Two lectures from Dr. Sam Waldron on the history of Reformed Baptists in America:
Dr. Waldron’s book “Baptist Roots in America: The Historical Background of Reformed Baptists in America” is available from Grace Immanuel Reformed Baptist Church, Grand Rapids, Michigan’s SermonAudio page.
Waldron concludes: “Any church, therefore, determined to preach and practice the whole counsel of God in American today must be ready for war. It must be ready to be called many things by those who believe in autonomous freedom and worship at the shrine of individual liberty! Even those who should know better may be alienated by the spirit of the age. Yet the war is not unwinnable…. The secret of winning the war is not compromise with the spirit of this age. It is uncompromising obedience to God which holds the promise of his blessing.”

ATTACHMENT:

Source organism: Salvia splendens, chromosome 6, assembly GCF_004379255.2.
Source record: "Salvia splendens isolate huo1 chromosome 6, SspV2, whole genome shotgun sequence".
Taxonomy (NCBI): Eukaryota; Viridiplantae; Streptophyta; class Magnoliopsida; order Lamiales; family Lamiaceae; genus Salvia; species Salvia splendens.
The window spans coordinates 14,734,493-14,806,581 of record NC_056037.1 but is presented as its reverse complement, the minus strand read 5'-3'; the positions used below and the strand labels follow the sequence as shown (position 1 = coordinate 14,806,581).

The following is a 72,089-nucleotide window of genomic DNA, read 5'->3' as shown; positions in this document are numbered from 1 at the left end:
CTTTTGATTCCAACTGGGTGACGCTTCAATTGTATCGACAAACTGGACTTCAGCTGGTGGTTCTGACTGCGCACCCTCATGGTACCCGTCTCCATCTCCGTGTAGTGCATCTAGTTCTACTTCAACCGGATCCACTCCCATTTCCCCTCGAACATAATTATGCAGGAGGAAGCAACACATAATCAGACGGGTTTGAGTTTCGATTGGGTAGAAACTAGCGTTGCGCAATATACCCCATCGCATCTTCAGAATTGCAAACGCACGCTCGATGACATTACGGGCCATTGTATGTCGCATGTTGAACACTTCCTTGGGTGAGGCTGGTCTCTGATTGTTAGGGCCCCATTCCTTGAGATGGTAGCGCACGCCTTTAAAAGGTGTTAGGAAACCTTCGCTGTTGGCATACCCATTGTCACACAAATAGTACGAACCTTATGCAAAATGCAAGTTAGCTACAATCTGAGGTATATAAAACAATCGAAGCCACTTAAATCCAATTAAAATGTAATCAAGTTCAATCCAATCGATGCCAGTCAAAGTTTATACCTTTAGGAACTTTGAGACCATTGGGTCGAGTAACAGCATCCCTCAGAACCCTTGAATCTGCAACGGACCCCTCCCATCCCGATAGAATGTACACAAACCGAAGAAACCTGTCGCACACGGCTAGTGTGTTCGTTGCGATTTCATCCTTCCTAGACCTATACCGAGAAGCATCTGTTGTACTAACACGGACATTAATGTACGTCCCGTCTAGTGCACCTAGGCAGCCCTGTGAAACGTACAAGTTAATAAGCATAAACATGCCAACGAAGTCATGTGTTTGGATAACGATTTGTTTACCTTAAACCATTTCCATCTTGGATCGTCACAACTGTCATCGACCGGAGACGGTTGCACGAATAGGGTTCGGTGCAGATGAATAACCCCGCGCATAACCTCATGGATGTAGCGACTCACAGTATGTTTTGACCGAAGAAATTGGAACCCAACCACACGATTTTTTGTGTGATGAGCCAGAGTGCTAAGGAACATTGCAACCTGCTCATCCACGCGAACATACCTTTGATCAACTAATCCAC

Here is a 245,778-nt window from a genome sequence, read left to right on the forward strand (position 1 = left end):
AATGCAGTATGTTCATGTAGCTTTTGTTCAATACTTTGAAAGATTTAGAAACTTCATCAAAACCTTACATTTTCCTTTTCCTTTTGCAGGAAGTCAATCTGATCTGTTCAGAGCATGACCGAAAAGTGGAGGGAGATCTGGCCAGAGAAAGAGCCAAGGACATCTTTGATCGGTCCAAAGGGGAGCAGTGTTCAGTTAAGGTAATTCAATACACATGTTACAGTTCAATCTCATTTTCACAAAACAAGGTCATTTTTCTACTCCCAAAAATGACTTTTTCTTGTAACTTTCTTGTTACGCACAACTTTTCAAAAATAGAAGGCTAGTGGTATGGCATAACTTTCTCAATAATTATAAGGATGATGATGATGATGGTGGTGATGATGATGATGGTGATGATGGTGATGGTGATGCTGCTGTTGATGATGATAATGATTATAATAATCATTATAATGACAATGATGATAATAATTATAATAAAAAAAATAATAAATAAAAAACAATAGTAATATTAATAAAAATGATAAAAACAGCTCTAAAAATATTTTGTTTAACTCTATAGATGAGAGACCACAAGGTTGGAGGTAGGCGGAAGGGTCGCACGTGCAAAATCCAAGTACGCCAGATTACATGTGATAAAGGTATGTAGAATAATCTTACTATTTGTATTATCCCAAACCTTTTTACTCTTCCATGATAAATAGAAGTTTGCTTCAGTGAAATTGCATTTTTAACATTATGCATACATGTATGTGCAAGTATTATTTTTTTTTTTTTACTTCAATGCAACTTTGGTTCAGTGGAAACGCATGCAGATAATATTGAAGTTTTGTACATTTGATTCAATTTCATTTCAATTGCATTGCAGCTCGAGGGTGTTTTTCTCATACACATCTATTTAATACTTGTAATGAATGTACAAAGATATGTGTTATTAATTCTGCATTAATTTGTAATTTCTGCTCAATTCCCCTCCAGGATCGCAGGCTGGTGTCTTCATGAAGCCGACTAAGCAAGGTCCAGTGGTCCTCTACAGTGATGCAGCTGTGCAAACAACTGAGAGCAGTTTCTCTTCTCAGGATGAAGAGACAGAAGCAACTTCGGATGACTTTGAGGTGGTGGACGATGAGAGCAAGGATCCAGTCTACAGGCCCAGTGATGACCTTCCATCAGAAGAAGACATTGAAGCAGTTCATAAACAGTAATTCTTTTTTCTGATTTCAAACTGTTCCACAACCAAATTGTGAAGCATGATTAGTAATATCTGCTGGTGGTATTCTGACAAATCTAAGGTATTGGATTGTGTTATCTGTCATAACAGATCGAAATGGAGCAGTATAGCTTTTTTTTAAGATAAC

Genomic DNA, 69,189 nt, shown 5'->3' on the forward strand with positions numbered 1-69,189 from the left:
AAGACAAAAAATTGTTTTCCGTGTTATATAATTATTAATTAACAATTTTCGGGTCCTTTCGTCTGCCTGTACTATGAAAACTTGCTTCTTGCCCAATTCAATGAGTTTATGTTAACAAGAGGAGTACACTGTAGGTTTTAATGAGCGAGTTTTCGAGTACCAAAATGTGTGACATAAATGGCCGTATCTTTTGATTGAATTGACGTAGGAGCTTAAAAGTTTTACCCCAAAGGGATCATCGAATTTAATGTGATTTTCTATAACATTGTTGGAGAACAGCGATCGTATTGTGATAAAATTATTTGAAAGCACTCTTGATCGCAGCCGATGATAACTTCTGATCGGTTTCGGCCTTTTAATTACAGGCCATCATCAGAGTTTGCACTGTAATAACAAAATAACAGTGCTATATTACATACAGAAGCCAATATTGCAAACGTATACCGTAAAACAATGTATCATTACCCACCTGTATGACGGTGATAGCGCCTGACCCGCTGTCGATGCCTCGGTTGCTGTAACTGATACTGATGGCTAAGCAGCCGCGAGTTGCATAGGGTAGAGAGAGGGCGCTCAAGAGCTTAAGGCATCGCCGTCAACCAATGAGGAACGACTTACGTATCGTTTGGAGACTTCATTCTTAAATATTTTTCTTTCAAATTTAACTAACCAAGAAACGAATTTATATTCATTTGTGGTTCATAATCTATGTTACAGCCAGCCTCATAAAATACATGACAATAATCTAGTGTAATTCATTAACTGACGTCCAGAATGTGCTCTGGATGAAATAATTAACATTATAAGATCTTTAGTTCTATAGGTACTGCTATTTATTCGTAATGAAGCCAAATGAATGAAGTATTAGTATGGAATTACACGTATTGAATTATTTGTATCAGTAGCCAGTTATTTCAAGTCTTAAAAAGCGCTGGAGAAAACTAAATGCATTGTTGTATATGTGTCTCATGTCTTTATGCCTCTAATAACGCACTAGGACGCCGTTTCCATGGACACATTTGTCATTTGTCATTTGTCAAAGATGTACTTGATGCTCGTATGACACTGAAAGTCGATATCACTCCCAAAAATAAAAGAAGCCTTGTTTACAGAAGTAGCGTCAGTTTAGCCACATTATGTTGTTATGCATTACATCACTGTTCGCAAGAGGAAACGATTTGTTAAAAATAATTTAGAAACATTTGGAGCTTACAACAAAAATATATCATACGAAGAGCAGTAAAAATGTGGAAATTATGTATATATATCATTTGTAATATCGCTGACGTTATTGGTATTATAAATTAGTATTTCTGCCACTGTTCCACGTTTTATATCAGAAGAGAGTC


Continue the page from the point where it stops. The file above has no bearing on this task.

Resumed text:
Samuel Waldron has given us some keen insights on understanding not just the state of Baptists in America but of contemporary evangelicalism in general. Every Virginia Baptist, in particular, should read this booklet. True to Waldron’s thesis, Calvinistic Virginia Baptists (born of the merger of Regular and Separate Baptists in the early 19th century) loosened their doctrinal convictions in the post Civil War era. One can clearly trace this if he goes back and reads the articles in the Religious Herald, the newspaper of Virginia Baptists. J. B. Jeter (1802-1880) was the last Calvinistic editor of the Religious Herald. With the transition to R. H. Pitt a period of doctrinal decline was hastened. Pitt used the pages of the Herald, for example, to speak out against the adoption of the Baptist Faith and Message in 1925 (the SBC answer to the fundamentalist-modernist controversy). “Freedom” became more important than “purity.” “Anti-creedalism” has subsequently led to liberalism. Waldron offers a compelling analysis of the Baptist trajectory, and a stirring challenge for faithful living in these days.